You are free to use existing systems for interface and stub generation, eg. The Magpie IDL generator.


Debugging your SOS project can often be a very difficult task. For more information on debugging in L4 have a look at this page.

L4 Server Thread Management

Regardless of what kind of OS personality you choose to write, you will need to deal with multiple asynchronous requests to your L4 server(s). There are a number of ways this can be achieved. Once again, this list is neither exhaustive nor truly distinct.

  • Single threaded servers

    Have a single server thread and use continuations to avoid blocking and DOS.

  • Single thread per 'application'

    At the cost of extra resources you can remove some of the problems of blocking threads.

  • Single thread per 'session'

    Having more than one L4 server can create a headache for multi-threaded solutions. Using sessions semantics can help to solve this.

  • Worker threads per sub-system

    Dedicating a thread to each subsystem can help place an upper-bound on the number of threads that need creating (and deleting).

  • Stack-switching

    A light-weight alternative to multi-threading is to have a separate stack per client/application. This can be simpler than multiple threads to manage and easier than explicit continuations. Debugging, however, can be ... interesting.

  • Worker thread pool

    Using a multi-threaded solution can leave to wasting of resources. By creating a pool of worker threads that can grown and shrink resource usage can be controlled.

All the above techniques are valid for use in SOS. Each has their own advantages that make them easier/nicer/faster/better/whatever. They also have their own problems with implementation and testing. Make sure your solution is deadlock free, DOS free, thread safe, efficient and easy to debug.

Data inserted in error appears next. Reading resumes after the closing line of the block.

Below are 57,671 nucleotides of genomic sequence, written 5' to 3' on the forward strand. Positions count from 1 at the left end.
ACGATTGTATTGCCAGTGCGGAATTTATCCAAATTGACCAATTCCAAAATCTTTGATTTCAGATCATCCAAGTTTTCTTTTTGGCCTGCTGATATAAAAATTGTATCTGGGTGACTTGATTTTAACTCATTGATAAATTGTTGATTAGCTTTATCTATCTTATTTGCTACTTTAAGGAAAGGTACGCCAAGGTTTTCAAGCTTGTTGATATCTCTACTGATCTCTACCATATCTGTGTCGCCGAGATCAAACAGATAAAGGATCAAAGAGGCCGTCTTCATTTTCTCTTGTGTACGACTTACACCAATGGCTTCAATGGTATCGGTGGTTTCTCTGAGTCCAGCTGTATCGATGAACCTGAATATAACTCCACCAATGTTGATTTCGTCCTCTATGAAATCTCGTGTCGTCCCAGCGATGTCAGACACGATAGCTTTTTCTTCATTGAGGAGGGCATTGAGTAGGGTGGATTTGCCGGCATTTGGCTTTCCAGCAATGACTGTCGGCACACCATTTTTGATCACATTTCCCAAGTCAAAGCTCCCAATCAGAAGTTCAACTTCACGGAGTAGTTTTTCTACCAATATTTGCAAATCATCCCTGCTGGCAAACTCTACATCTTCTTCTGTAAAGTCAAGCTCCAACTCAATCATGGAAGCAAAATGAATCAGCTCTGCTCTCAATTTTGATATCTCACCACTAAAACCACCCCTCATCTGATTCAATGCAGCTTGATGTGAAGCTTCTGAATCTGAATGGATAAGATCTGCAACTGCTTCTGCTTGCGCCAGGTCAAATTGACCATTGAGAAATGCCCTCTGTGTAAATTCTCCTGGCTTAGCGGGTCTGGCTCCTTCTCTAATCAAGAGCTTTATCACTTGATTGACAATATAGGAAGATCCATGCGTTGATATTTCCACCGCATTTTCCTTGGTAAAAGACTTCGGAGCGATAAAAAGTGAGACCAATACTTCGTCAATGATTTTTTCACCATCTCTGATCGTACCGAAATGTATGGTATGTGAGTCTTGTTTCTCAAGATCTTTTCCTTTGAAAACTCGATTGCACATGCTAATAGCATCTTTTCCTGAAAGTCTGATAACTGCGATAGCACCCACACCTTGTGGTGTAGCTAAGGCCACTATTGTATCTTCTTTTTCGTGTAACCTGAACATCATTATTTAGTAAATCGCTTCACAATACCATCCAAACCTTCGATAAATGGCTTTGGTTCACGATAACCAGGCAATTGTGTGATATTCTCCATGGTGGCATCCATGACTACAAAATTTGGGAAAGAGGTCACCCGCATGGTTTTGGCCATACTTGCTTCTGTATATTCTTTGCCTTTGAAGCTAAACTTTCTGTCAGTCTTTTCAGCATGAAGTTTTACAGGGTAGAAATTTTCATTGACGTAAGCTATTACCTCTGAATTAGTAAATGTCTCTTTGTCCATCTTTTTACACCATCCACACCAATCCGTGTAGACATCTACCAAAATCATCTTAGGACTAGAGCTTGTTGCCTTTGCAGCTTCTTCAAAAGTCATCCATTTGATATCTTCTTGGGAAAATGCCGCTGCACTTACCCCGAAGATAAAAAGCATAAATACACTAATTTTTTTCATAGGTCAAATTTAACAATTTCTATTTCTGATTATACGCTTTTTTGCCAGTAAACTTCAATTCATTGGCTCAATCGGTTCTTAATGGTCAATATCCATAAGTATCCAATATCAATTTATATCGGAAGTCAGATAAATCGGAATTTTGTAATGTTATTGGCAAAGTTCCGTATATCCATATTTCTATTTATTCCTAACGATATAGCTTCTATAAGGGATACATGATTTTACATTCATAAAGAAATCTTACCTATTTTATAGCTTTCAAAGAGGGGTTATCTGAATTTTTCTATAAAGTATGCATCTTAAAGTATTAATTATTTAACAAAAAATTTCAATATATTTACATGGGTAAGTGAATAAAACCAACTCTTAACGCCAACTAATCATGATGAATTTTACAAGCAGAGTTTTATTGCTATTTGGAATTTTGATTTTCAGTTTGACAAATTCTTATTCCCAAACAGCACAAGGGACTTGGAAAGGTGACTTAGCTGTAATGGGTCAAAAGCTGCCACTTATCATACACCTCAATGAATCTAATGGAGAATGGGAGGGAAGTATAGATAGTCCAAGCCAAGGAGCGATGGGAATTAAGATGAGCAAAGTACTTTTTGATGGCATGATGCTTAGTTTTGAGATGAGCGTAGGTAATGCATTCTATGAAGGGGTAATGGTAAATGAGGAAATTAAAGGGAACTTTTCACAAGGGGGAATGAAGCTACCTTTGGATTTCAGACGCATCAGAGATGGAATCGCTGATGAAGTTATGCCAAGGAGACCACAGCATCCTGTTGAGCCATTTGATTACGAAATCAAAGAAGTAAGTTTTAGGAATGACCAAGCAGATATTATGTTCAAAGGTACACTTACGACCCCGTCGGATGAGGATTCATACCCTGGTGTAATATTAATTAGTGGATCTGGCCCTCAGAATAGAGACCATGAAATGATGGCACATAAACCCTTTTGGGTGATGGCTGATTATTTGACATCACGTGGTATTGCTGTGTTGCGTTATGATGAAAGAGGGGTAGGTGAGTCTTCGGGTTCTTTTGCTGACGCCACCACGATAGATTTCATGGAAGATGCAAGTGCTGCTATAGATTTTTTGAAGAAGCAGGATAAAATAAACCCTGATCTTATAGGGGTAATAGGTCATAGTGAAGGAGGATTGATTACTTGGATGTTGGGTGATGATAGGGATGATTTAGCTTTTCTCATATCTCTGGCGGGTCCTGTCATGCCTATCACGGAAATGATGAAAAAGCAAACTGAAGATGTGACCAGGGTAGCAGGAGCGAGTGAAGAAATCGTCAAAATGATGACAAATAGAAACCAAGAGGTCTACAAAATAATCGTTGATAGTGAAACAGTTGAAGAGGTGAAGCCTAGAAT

Advanced Work

In AOS you are encouraged to do extra work that you are specifically interested in. This can be in the form of additions to the SOS project, or entirely different OS related projects. Some suggested SOS enhancements for extra marks are listed below. Feel free to come up with your own ideas. If you would like to do one of these (or your own suggestion), talk to us about what is to be done and how marks will be awarded.

Disclaimer: None of these advanced features is easy or trivial. You should avoid making your project dependent on any of these as there is a good chance you will not complete it. You should try to make sure you at least one to two milestones ahead of the marking schedule before you attempt one of these. The motto is "make it work, then make it fancy".